[Data Safety #5] Dark Patterns. Practical Examples


Good afternoon! I guess it was time for this series of two posts in which I finally show examples of what a good design and a bad design of the cookie window is. In this first post I have tried to select some cases that seem to me evidently malpractice, since they guide the user towards a specific option, biasing their choice when selecting their privacy policy.

These types of design are known as Dark Patterns, I will not go into further detail with them because my classmate Ana Mitterhauser is doing her research specifically about them. So, we go directly to show some of these applied to our specific topic:

Misdirection/Aesthetic Manipulation

This is the most common, it is a type of manipulation in which the design put the visual focus in the button “Accept all”, forgetting the rest of the options given. This can be done either by the use of color, size, font…

Examples:

  • Fandom: In this case the “OK” option is more prominent and guides the user’s eyes. In addition, shading the rest of the page inclines the user to that option since they believe that if they do not accept they will not be able to access the content.
  • The guardian: As in the previous case, the background darkens and blurs slanting the user. In this case the option of not accepting cookies differs more clearly with a different font (in lower case), without color highlight and placed in a corner of the page while the other option is in the center.

Privacy Zuckering

Perhaps the best known, it is directly the design that takes care of deceiving users to share all their personal data. Despite being regulated by law in this type of patterns there is no clear output for the user to not accept or modify the data policy.

Example:

  • Twitter: Informs you that cookies are used, but there is no option to adjust preferences, nor to give your explicit consent. Closing the cookie window on the top right button will be interpreted by the website as having accepted your policy.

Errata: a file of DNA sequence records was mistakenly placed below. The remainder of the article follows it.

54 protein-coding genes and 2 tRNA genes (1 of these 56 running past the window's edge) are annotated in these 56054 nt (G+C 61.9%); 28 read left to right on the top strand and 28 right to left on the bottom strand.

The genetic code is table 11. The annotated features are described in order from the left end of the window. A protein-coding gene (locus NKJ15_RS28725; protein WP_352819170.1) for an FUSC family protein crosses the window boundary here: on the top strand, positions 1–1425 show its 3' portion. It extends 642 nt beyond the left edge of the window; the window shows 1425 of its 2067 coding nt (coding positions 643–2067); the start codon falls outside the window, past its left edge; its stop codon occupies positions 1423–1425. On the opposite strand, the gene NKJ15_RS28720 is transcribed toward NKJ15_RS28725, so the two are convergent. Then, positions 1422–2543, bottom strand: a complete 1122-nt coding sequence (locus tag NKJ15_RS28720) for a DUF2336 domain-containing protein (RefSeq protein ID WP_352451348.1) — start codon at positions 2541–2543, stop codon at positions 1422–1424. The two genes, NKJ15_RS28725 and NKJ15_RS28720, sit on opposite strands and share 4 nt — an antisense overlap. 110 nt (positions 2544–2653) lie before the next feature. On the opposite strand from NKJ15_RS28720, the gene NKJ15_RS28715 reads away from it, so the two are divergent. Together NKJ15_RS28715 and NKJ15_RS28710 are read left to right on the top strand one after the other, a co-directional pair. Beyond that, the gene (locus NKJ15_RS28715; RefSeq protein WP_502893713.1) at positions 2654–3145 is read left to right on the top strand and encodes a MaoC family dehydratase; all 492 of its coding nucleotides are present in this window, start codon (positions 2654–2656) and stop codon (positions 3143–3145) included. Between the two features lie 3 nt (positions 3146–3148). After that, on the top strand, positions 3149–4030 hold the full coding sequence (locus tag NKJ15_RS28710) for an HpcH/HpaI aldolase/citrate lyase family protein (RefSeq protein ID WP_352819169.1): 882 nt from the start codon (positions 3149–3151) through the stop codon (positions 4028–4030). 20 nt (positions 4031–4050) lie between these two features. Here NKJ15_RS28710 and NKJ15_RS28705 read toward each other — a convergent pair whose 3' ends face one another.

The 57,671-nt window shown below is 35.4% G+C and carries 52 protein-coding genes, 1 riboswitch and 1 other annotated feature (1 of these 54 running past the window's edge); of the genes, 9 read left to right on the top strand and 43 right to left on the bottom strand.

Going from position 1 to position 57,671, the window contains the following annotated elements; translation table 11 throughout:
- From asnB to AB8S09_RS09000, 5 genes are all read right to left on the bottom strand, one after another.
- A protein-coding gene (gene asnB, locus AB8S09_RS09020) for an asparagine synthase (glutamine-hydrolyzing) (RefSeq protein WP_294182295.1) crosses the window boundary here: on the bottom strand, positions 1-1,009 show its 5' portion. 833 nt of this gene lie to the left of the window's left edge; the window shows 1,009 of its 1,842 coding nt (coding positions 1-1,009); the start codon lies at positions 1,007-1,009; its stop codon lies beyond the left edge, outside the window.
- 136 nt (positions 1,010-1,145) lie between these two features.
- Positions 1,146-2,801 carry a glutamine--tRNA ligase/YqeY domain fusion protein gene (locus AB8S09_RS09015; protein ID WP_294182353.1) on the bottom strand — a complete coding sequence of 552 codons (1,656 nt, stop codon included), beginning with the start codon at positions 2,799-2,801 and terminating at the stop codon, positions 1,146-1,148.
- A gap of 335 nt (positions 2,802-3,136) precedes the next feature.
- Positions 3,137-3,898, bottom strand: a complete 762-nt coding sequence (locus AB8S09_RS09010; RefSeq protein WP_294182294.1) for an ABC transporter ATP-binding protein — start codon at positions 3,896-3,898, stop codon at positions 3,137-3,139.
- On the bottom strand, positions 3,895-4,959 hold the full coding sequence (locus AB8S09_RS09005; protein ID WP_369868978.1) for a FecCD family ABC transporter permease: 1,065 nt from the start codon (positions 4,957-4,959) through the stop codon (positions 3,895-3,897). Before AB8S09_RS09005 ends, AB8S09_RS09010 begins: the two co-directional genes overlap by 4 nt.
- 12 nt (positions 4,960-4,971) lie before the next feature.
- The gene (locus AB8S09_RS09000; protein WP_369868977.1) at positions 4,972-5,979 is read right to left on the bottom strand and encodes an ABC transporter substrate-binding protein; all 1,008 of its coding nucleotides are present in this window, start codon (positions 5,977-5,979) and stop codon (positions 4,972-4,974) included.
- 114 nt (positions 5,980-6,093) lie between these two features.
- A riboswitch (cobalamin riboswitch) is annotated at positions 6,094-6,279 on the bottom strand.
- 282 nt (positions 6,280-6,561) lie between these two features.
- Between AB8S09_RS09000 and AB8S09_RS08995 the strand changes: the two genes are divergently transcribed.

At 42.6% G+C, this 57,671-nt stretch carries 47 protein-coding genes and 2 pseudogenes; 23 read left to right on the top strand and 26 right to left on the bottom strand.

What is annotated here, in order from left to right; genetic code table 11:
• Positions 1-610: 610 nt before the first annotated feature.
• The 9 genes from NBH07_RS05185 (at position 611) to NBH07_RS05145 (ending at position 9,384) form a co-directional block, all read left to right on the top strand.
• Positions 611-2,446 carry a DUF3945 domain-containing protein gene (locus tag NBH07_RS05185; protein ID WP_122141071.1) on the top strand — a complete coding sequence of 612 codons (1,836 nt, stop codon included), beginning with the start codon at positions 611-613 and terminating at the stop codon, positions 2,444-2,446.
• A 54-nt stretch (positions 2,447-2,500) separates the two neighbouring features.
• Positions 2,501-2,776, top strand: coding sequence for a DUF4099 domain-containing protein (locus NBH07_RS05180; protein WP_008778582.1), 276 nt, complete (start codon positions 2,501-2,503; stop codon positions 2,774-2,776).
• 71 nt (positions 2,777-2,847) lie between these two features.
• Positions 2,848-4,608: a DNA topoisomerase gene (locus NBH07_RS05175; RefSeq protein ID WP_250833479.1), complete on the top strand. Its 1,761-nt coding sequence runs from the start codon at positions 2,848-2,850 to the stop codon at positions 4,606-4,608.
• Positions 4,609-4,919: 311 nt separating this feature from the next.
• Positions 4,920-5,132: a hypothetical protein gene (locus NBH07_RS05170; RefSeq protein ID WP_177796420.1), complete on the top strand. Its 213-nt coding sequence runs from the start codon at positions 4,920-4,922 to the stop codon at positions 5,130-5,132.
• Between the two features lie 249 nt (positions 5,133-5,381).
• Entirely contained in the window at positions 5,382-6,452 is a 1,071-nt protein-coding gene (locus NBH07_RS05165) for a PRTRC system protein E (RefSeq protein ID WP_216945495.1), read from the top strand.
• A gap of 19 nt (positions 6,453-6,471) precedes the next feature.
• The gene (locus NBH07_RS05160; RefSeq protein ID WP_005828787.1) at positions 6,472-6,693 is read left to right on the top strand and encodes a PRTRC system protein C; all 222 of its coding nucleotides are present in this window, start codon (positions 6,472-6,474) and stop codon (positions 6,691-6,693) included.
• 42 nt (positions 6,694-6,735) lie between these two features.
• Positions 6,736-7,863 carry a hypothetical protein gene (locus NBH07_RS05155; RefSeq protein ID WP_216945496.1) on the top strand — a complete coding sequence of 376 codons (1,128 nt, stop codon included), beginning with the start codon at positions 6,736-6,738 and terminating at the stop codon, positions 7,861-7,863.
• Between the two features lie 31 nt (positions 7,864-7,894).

• AvePDF: informs you that the website uses cookies, however, does not give the option to accept or reject but directly from “okey”. The user is not informed that there is another alternative, believes that the only way to avoid giving their data is not to use the web.

Laberynth

Even in spite of all the examples above, once you pass the “first phase” in case you have chosen the options relating to setting cookies or reviewing the privacy policy another page will open in which you will be shown your options. Sometimes they have a more intuitive design and other times it’s a complete maze from which you don’t know how to get out or what you’re doing.

Example:

  • Speisekarte: In this case it is not only an initial aesthetic manipulation, but if the user clicks “Learn more” hundreds of different selection options appear in which he has to cycle one by one. It doesn’t sound a very interesting plan. Furthermore, the “reject all” button is virtually invisible for the user to continue with their initial decision.
  • NHS: In this other example, in case the user wants to customize their privacy policy, they are presented with a list of options that are already selected as “on”, in addition to not presenting a “reject all” button to make the implementation of the user’s decision more efficient.

Conclusions:

Once you have the habit of rejecting cookies by default, you are more receptive to finding many cases of questionable practices on the internet that do not seem to make life easier for the user but for the business behind the page. In fact, they succeed, and for many users, trading privacy is an acceptable cost for all the wonderful benefits that all those giants provide for nothing. However, not everything is negative, we can do something to change it and improve people’s lives, not only with regulations that protect the user but with UX/UI designers who design with the user in mind and create a relationship of security and trust between the brand and the user. We have in our hand the possibility of generating a more ethical and transparent design. In the next post I will give you examples and tips of how to do it.

That’s all for today, have you found any of these examples in your day to day?  I’m sure now that you know you won’t be able to stop seeing them!

See you!

References and literature:


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